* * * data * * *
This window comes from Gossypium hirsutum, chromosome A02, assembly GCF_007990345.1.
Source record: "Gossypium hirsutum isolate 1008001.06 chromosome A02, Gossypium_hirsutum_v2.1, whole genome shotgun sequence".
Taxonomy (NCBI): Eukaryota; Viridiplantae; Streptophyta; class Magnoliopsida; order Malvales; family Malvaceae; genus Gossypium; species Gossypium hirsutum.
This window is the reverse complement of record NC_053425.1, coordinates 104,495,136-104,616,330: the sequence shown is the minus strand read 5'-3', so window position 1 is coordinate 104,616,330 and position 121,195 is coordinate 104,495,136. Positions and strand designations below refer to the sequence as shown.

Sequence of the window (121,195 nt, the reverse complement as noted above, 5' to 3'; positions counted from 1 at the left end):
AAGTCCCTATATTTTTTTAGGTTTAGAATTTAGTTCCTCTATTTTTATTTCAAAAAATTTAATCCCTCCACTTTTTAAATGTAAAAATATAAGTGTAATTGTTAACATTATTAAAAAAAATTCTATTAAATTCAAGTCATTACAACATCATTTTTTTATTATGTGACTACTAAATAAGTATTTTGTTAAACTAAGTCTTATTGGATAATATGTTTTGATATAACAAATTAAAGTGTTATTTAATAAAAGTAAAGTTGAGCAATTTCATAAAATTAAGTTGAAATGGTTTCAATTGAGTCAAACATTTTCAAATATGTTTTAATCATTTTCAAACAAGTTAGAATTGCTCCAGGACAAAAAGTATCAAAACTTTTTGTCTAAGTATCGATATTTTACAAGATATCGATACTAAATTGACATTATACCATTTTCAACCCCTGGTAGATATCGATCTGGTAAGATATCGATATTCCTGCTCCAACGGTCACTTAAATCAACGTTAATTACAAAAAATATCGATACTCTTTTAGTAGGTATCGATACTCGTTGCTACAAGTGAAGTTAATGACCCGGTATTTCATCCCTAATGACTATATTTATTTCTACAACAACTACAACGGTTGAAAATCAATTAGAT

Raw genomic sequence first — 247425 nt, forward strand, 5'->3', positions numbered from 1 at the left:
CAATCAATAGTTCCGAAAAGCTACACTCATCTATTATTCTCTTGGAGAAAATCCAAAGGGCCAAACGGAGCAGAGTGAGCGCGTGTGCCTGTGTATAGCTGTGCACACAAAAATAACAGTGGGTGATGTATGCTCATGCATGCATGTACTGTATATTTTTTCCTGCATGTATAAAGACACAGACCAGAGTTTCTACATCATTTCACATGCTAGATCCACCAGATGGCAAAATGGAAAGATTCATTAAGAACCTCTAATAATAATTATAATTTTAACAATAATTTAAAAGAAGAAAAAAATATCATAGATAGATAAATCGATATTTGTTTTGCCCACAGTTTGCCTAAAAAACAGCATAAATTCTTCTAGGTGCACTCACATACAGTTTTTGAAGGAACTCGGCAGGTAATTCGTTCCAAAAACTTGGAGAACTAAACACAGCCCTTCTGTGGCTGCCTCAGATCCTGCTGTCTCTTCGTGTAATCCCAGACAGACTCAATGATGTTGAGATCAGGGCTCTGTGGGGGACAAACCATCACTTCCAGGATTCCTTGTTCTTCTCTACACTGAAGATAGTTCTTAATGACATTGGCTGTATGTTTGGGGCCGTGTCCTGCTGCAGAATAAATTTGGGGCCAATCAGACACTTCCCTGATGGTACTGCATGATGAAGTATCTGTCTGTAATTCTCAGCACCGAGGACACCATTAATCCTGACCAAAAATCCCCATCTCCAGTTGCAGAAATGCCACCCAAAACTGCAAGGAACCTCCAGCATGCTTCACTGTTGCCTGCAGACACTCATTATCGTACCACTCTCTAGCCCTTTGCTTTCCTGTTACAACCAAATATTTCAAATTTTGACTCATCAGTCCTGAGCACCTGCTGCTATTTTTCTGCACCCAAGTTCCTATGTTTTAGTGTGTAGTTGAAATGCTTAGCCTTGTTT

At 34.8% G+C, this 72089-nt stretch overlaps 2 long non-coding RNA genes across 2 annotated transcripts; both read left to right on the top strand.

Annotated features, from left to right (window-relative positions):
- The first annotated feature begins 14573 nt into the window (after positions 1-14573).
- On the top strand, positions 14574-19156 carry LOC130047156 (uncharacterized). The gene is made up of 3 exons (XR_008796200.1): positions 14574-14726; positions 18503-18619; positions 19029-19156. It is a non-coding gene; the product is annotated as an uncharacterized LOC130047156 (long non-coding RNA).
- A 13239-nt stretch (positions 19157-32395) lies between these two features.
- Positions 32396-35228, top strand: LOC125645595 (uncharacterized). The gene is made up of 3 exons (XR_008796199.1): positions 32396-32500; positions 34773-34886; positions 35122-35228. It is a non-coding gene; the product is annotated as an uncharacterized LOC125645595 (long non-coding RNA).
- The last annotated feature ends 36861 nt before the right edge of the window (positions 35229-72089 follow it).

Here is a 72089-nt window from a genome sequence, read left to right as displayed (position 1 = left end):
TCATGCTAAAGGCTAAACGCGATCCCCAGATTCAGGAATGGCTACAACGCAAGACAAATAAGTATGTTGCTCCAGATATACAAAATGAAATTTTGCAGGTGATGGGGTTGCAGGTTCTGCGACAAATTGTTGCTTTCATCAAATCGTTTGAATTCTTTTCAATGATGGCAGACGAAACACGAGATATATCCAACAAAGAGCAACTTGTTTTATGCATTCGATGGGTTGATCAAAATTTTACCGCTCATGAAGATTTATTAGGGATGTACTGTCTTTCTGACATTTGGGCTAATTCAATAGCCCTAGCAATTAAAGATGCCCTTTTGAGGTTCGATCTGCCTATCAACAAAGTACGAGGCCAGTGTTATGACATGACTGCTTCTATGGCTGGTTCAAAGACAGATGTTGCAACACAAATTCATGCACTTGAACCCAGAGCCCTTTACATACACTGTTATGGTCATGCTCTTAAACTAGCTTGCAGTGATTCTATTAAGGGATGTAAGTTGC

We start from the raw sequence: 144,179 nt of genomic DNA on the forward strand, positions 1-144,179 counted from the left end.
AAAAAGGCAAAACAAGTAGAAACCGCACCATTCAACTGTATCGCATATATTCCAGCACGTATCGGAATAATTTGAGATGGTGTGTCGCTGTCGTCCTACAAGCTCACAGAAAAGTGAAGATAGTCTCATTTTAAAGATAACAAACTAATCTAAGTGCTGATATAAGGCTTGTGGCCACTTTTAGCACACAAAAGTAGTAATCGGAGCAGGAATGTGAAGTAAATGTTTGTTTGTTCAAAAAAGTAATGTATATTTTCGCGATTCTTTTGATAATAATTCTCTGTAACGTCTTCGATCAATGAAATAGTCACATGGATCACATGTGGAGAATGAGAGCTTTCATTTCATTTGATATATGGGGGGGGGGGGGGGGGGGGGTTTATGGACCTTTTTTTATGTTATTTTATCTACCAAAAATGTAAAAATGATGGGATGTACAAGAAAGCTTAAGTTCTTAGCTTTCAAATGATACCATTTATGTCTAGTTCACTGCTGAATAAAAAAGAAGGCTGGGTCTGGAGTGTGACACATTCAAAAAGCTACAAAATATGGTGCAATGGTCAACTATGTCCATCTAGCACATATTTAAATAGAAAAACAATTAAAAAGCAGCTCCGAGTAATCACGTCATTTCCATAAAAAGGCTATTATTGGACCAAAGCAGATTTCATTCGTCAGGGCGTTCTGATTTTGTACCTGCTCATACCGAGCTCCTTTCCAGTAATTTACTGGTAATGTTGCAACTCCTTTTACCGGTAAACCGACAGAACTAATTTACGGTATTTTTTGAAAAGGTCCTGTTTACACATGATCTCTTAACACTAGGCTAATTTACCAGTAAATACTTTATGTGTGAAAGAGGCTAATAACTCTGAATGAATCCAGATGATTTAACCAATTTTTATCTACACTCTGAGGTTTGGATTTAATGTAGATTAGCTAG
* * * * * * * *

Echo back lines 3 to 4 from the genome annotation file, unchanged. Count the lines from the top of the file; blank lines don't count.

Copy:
Taxonomy (NCBI): Eukaryota; Viridiplantae; Streptophyta; class Magnoliopsida; order Malvales; family Malvaceae; genus Gossypium; species Gossypium hirsutum.
This window is the reverse complement of record NC_053425.1, coordinates 104,495,136-104,616,330: the sequence shown is the minus strand read 5'-3', so window position 1 is coordinate 104,616,330 and position 121,195 is coordinate 104,495,136. Positions and strand designations below refer to the sequence as shown.